I recently became reacquainted with an old pal from college who I had not spoken with for over 20 years (says the geriatric pastor). We’ve been enjoying our renewed friendship, and he’s intrigued by the fact that I went on to pursue ordained ministry. To more fully understand this development in my life, he decided to attend an Episcopal Church last Sunday (we live in different regions of the country.)

Why is it a big deal that he went to church? The rub is he has never, ever entered a church in his life. Any church. Any worshipping community. And off he goes to St. Swithens…this is how he described the experience:

I looked in the phone book and found two Episcopal Churches listed. I went by the first one, but there was no sign and I thought it was abandoned. I wondered, “Can a church go out of business? I didn’t think they could.” I then went on to a larger church a little further on. I sat in the parking lot for a long time with my knees shaking, watching as people got out of their cars, and wanting to go in a little late to just sneak in to the back. However, when I finally mustered the nerve and entered the courtyard where I had seen people enter, I was faced with two closed doors. Not knowing which to choose, I opened one and entered. Unfortunately I had selected incorrectly and entered the front of the church. Trapped with everyone staring, I quickly found my way to the first row.

I was unable to follow anything anyone was doing, and no one brought me the program that they all seemed to be using. I was kind of freaked out--everyone stands, then they sit, they say prayers and words, they cross themselves, they change books. I didn’t know what on earth they were doing or what was going to happen next. Increasingly intimidated, as I sat in the front row the preacher suddenly decided to “preach” from the center aisle, right next to where I was sitting. As he was preaching he then said something that made everyone start mumbling some phrases again, and the preacher, still in the center aisle, totally freaked me out and grabbed my hand. I thought I was being singled out, but then realized that everyone was getting up and moving all around the church hugging and shaking hands with each other.

Next, something happened at the table up front, and then everyone got up to leave. But they all headed for the front door where I’d entered. As I followed them up I realized that they weren’t leaving; instead, they all kneeled and someone brought around some bread, then we all went back to our seats.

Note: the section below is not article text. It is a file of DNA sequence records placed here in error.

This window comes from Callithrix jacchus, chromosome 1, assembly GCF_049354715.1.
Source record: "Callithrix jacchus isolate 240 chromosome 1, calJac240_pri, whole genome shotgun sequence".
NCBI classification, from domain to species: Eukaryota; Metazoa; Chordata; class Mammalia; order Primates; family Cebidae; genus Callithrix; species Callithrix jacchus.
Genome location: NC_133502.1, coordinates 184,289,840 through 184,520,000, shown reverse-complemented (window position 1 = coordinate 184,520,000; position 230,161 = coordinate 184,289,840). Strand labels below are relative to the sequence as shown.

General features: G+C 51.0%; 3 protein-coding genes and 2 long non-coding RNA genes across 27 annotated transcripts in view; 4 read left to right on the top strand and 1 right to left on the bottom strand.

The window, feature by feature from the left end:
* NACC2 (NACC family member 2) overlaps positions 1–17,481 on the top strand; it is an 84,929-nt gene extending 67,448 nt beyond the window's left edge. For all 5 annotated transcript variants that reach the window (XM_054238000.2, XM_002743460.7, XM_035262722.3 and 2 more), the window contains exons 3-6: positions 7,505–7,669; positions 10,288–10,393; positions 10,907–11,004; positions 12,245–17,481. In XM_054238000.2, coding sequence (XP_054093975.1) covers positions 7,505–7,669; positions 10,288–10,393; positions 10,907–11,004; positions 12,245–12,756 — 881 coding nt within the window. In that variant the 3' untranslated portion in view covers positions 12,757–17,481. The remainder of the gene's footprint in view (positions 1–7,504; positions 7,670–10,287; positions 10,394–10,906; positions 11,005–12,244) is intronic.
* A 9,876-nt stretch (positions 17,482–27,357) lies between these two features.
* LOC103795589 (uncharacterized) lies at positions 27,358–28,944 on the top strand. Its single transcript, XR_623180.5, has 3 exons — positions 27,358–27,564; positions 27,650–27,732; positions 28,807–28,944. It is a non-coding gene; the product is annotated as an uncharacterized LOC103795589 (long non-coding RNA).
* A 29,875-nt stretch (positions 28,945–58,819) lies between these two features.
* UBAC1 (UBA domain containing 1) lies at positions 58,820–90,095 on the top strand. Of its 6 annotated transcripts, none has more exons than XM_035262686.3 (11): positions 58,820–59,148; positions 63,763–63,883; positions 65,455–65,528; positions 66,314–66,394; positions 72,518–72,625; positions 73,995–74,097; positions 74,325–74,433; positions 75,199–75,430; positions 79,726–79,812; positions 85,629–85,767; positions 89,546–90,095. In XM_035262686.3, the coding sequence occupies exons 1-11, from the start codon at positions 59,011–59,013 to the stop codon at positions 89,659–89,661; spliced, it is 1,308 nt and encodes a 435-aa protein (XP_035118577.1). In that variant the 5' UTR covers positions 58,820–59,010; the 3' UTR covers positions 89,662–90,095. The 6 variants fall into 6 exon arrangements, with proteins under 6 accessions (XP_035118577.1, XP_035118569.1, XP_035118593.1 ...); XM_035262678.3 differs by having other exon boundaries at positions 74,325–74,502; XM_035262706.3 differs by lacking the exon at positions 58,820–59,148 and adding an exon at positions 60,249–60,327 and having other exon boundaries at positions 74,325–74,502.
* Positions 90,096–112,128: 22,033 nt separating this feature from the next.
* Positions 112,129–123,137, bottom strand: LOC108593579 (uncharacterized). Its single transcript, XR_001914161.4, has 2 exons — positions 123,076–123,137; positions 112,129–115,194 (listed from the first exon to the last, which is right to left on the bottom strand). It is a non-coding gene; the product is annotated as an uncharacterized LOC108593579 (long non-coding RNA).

Finally, after it was all over, someone came up to me with a card and asked me to write my contact information and answer a question. The question asked what my interest at St. Swithens was. As I really didn’t know what to put, I remembered that I’d often heard Christians talk about baptism, so I wrote baptism. All the people then disappeared off into another building, I watched, and then left in my car.

That evening, when he shared this story by phone, I couldn’t help but want to redeem the situation. I asked if the preacher perhaps said something that made him think, or that might be relevant to his life (he has recently began to care take his elderly mother). He said that the preacher mostly talked about something called a diocese, and asked me what a diocese was. Sigh.

While his story reads like a farce, it is, once again, instructive to those of us who profess to be followers of Christ. We never know who it is that will walk in the door (maybe even the wrong door), what issue that person may be experiencing, and if this is the only opportunity they will ever have to be introduced to the transformative love of Jesus Christ.

What guest might you have among you this Epiphany?

Thursday, January 04, 2007

Resource for Sunday, January 7

Nancy Ann McLaughlin, in her new book Do You Believe? Living the Baptismal Covenant (Morehouse Publishing, 2006) offers a tremendous resource for Sunday, January 7, the Baptism of our Lord. On page 26, McLaughlin offers an opening prayer, the body of a sermon, a guided meditation, the renewal of the Baptismal Covenant, and concludes with the peace.
In addition to the liturgy, McLaughlin's book presents the findings from her examination of forty Episcopal parishes in the Untied States. Specifically, she sought to discover what an "active, intentional, energized awareness of baptismal ministry looks like." In a focused and clear way, she looks at each section of the baptismal covenant, chapter by chapter:
  • Do You Believe?
  • The Church
  • Will You Continue?
  • Return to the Lord
  • Will you Proclaim?
  • Christ in All Persons
  • Every Human Being
  • God's Help

The book is especially helpful in that it provides study questions at the conclusion of each very readable chapter, making it an excellent resource for a vestry or a Lenten Study group. I highly recommend it.

Establishing a Health Ministry Program in the Small Church

Health Ministry in the Small Church: An Introduction Tele-seminar

Jointly sponsored by National Episcopal Health Ministries, The Episcopal Church Center Office of Congregational Development and The eMinistry Network.

Leaders: Jean Denton and Maryfran Crist

Date: Wednesday, January 24, 2007

Time: 8:00 pm Eastern (one-hour teleclass)

Cost: $12.00

Class size: Limited to 12

Class#: OMC-NEHM-100

To Register: